The description that kept coming to my mind again and again while watching Sansho the Bailiff was “Dickensian.” Which I admit is weird for a film set in feudal Japan. But Sansho has a similar sympathy for the poor and downtrodden, executes similarly melodramatic twists of fate, and ends on a similarly sentimental note to many of Dickens’ works.
Heads up that the “Sansho” of the title isn’t even the main character, and he isn’t even a good guy – instead Sansho, played by Eitarō Shindō, is the villain for much of the story, and the catalyst that kicks things off. In this period in Japan, it is explained, private landowners can kind of do whatever they want on their own turf, and the governors appointed by the emperor are supposed to respect landowners’ rights; but Sansho is a mean dude and the governor in his province tries to do something about it. The Emperor sides with Sansho, and the film begins as the governor is heading off into exile, sending his wife Tamaki (Kinuyu Tanaka) and two kids, Zushiō and Anju, to a safe house for a few years until they can join him.
Tamaki and the kids set out a few years later, but run into some bad luck when the priestess who puts them up for a night turns out to be in cahoots with some slave traders, so the “boatmen” that are supposed to take them the rest of the way instead take Tamaki to a brothel in a distant island, while Zushiō and Anju end up as slaves on Sansho’s estate. Much of the rest of the film concerns Zushiō (Yoshiaki Hanayagi) and Anju (Kyōko Kagawa) trying to escape, find Tamaki, and get some payback; however, their zeal is often checked by their father’s teaching that “Without mercy, man is like a beast. Even if you are hard on yourself, be merciful to others.” Zushiō’s success ultimately depends on how closely he can stick by his father’s teachings, even when the cost turns out to be quite great – and the temptation to get revenge is even greater.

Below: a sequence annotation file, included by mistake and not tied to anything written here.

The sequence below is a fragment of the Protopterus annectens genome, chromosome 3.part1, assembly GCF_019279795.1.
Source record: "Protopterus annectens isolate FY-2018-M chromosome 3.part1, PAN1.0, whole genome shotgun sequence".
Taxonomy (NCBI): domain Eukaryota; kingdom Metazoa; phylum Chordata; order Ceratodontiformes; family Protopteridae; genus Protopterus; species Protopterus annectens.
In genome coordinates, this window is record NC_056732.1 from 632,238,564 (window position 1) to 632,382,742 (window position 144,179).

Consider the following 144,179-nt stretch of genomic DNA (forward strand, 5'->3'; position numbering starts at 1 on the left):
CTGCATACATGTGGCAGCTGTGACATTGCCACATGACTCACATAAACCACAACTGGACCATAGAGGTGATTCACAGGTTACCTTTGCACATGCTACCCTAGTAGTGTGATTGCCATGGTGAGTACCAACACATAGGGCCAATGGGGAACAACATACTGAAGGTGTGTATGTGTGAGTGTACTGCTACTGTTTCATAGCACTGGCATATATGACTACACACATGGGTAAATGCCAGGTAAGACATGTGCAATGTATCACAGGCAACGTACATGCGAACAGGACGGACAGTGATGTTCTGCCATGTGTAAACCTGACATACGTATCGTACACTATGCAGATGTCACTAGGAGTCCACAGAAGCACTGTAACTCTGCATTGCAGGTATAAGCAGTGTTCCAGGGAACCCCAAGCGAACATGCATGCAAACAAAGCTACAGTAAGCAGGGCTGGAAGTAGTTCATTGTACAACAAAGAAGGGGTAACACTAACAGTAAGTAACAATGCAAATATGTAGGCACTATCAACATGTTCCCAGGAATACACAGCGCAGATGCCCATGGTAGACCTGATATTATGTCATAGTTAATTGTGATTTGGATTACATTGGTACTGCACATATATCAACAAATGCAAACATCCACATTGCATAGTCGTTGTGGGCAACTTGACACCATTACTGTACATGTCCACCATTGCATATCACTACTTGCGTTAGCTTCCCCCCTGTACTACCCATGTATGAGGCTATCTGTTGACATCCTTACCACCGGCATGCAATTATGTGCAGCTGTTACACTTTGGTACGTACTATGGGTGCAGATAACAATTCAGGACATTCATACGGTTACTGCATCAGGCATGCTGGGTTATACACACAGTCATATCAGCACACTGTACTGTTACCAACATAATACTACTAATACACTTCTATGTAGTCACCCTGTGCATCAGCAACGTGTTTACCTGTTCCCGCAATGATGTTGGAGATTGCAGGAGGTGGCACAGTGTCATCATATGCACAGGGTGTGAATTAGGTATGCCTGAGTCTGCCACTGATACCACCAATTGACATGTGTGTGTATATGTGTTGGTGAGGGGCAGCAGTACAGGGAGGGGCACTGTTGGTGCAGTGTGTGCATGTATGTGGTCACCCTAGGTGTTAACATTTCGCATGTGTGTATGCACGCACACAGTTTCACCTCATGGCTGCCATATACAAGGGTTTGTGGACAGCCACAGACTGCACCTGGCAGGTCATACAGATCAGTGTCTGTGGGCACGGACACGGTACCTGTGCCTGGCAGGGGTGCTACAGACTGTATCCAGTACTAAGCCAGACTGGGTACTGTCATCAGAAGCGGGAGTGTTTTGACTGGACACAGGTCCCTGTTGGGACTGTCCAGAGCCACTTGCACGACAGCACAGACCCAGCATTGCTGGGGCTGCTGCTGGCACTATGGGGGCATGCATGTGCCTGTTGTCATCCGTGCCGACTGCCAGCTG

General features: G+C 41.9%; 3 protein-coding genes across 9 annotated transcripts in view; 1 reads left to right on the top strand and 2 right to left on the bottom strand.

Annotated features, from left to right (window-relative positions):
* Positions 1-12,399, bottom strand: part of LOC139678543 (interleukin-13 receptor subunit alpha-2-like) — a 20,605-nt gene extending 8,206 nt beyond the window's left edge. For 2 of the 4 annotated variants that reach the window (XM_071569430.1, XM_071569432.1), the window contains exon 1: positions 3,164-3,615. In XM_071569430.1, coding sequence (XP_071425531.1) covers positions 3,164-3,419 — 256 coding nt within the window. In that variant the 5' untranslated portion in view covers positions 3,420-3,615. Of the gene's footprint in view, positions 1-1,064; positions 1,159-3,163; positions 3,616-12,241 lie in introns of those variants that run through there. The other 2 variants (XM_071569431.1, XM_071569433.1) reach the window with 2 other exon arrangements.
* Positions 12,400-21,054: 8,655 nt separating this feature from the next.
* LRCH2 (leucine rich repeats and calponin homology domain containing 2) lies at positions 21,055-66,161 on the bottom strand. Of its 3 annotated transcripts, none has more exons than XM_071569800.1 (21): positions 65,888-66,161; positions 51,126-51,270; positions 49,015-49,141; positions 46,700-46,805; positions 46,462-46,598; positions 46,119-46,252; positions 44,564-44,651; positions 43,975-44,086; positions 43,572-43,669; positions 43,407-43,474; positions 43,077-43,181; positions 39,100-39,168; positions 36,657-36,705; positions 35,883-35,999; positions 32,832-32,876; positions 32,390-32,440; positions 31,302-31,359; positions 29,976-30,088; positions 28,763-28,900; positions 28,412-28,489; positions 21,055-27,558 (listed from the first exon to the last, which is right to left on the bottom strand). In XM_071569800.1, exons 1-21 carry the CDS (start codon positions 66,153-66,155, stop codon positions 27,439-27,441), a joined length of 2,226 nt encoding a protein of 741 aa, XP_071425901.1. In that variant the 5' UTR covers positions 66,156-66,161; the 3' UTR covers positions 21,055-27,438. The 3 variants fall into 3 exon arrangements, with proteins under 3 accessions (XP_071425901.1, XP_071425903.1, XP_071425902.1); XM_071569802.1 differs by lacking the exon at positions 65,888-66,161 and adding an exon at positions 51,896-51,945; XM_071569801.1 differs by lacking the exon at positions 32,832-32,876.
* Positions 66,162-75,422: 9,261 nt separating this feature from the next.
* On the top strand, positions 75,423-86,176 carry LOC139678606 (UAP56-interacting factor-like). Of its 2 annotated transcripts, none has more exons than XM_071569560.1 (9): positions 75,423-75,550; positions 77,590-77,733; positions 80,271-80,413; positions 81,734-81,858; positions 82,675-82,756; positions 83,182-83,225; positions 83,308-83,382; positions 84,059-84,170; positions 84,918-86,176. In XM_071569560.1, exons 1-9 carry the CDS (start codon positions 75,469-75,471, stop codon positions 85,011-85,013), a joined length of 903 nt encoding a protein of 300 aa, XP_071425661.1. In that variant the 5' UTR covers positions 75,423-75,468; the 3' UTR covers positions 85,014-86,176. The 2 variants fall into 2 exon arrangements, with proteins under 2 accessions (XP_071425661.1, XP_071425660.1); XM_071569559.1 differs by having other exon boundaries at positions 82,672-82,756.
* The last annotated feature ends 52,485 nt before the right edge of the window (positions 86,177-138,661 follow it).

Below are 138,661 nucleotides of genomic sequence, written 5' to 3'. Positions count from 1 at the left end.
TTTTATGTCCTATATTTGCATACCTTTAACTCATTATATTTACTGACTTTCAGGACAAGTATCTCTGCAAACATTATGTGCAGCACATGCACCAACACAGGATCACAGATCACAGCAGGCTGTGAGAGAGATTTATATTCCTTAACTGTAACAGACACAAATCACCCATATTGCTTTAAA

A lot of the plot twists seem to hinge on the kind of coincidental chance meetings that I feel Dickens uses a lot. Sansho’s son Tarō (Akitake Kōno) hates Sansho’s cruelty and becomes a monk – and later, when Zushiō is looking for shelter, he turns up at Tarō’s monestary. Anju makes friends with a new slave girl – who idly sings a song she heard a courtesan “back home” sing that mentions Zushiō and Anju, and that’s how Anju figures out where Tamaki is. Zushiō tries to appeal to the Emperor’s Chief Advisor for help, and is almost thrown out until the Chief Advisor recognizes something Zushiō has with him and realizes whose son he is. And so on.
So the plot has a bit of heightened reality to it. The cinematography seems to put this even further into the realm of fable – wherever we are, whether it’s the grotty slave quarters on Sansho’s estate or the lake where Anju makes a sacrifice, it’s beautifully shot, composed almost like a painting. For me, I think this helped; I’ve admitted that I’ve been kind of lukewarm on Dickens in the past, but here, if the tone was getting a little too melodramatic or the coincidence a little too pointed, I ended up getting distracted by the beauty of the shot and things went down a little smoother. Also, director Kenji Mizoguchi favors a much smaller cast list, so there aren’t quite as many kooky outsiders to get in the way of getting aquainted with the leads.
So I still come back to Sansho being a lost Dickens work that somehow ended up going to Kyoto for a while.